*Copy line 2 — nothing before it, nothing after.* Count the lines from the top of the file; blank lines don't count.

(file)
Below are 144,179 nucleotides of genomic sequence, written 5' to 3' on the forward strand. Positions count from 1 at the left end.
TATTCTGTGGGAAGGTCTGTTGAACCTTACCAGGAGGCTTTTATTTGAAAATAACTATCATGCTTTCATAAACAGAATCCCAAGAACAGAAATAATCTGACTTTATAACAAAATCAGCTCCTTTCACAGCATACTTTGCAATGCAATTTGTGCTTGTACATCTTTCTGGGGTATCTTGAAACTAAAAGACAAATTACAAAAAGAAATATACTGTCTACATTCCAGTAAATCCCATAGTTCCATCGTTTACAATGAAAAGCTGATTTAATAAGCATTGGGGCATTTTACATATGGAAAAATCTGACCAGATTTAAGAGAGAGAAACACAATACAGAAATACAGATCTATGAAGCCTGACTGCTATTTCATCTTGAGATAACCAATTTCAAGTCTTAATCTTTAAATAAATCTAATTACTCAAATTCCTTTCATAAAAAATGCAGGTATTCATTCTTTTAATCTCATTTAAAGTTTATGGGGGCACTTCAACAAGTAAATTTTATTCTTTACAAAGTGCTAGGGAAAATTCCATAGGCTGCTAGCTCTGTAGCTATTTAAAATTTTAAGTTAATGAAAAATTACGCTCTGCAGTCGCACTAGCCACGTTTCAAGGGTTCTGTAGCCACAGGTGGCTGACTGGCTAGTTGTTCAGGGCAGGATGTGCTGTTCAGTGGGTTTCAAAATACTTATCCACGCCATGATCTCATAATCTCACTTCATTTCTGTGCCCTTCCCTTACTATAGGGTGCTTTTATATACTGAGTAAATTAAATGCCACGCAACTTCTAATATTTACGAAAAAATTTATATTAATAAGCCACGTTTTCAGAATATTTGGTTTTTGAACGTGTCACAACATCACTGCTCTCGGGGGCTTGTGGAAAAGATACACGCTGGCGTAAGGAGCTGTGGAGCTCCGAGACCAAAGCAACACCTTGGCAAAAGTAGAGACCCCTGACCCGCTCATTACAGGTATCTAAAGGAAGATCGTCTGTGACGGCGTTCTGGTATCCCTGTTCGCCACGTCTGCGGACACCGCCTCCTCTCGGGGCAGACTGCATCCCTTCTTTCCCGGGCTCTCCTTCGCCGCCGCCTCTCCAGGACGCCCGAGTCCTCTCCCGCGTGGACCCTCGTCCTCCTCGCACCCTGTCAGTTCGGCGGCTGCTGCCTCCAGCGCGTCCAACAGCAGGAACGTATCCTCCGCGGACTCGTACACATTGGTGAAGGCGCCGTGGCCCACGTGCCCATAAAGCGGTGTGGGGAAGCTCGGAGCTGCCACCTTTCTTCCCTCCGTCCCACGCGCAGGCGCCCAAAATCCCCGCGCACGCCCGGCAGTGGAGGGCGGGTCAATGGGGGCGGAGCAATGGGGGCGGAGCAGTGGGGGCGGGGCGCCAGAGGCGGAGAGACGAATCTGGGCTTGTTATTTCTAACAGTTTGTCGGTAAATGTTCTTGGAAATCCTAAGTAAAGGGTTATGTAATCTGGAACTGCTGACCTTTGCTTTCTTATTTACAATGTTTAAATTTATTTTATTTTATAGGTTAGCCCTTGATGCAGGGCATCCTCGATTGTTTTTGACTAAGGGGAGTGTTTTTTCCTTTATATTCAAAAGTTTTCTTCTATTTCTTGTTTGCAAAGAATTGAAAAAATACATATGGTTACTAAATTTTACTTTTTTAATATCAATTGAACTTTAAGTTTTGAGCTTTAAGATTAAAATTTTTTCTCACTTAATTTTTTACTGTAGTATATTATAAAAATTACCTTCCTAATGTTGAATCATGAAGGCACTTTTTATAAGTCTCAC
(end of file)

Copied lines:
TATTCTGTGGGAAGGTCTGTTGAACCTTACCAGGAGGCTTTTATTTGAAAATAACTATCATGCTTTCATAAACAGAATCCCAAGAACAGAAATAATCTGACTTTATAACAAAATCAGCTCCTTTCACAGCATACTTTGCAATGCAATTTGTGCTTGTACATCTTTCTGGGGTATCTTGAAACTAAAAGACAAATTACAAAAAGAAATATACTGTCTACATTCCAGTAAATCCCATAGTTCCATCGTTTACAATGAAAAGCTGATTTAATAAGCATTGGGGCATTTTACATATGGAAAAATCTGACCAGATTTAAGAGAGAGAAACACAATACAGAAATACAGATCTATGAAGCCTGACTGCTATTTCATCTTGAGATAACCAATTTCAAGTCTTAATCTTTAAATAAATCTAATTACTCAAATTCCTTTCATAAAAAATGCAGGTATTCATTCTTTTAATCTCATTTAAAGTTTATGGGGGCACTTCAACAAGTAAATTTTATTCTTTACAAAGTGCTAGGGAAAATTCCATAGGCTGCTAGCTCTGTAGCTATTTAAAATTTTAAGTTAATGAAAAATTACGCTCTGCAGTCGCACTAGCCACGTTTCAAGGGTTCTGTAGCCACAGGTGGCTGACTGGCTAGTTGTTCAGGGCAGGATGTGCTGTTCAGTGGGTTTCAAAATACTTATCCACGCCATGATCTCATAATCTCACTTCATTTCTGTGCCCTTCCCTTACTATAGGGTGCTTTTATATACTGAGTAAATTAAATGCCACGCAACTTCTAATATTTACGAAAAAATTTATATTAATAAGCCACGTTTTCAGAATATTTGGTTTTTGAACGTGTCACAACATCACTGCTCTCGGGGGCTTGTGGAAAAGATACACGCTGGCGTAAGGAGCTGTGGAGCTCCGAGACCAAAGCAACACCTTGGCAAAAGTAGAGACCCCTGACCCGCTCATTACAGGTATCTAAAGGAAGATCGTCTGTGACGGCGTTCTGGTATCCCTGTTCGCCACGTCTGCGGACACCGCCTCCTCTCGGGGCAGACTGCATCCCTTCTTTCCCGGGCTCTCCTTCGCCGCCGCCTCTCCAGGACGCCCGAGTCCTCTCCCGCGTGGACCCTCGTCCTCCTCGCACCCTGTCAGTTCGGCGGCTGCTGCCTCCAGCGCGTCCAACAGCAGGAACGTATCCTCCGCGGACTCGTACACATTGGTGAAGGCGCCGTGGCCCACGTGCCCATAAAGCGGTGTGGGGAAGCTCGGAGCTGCCACCTTTCTTCCCTCCGTCCCACGCGCAGGCGCCCAAAATCCCCGCGCACGCCCGGCAGTGGAGGGCGGGTCAATGGGGGCGGAGCAATGGGGGCGGAGCAGTGGGGGCGGGGCGCCAGAGGCGGAGAGACGAATCTGGGCTTGTTATTTCTAACAGTTTGTCGGTAAATGTTCTTGGAAATCCTAAGTAAAGGGTTATGTAATCTGGAACTGCTGACCTTTGCTTTCTTATTTACAATGTTTAAATTTATTTTATTTTATAGGTTAGCCCTTGATGCAGGGCATCCTCGATTGTTTTTGACTAAGGGGAGTGTTTTTTCCTTTATATTCAAAAGTTTTCTTCTATTTCTTGTTTGCAAAGAATTGAAAAAATACATATGGTTACTAAATTTTACTTTTTTAATATCAATTGAACTTTAAGTTTTGAGCTTTAAGATTAAAATTTTTTCTCACTTAATTTTTTACTGTAGTATATTATAAAAATTACCTTCCTAATGTTGAATCATGAAGGCACTTTTTATAAGTCTCAC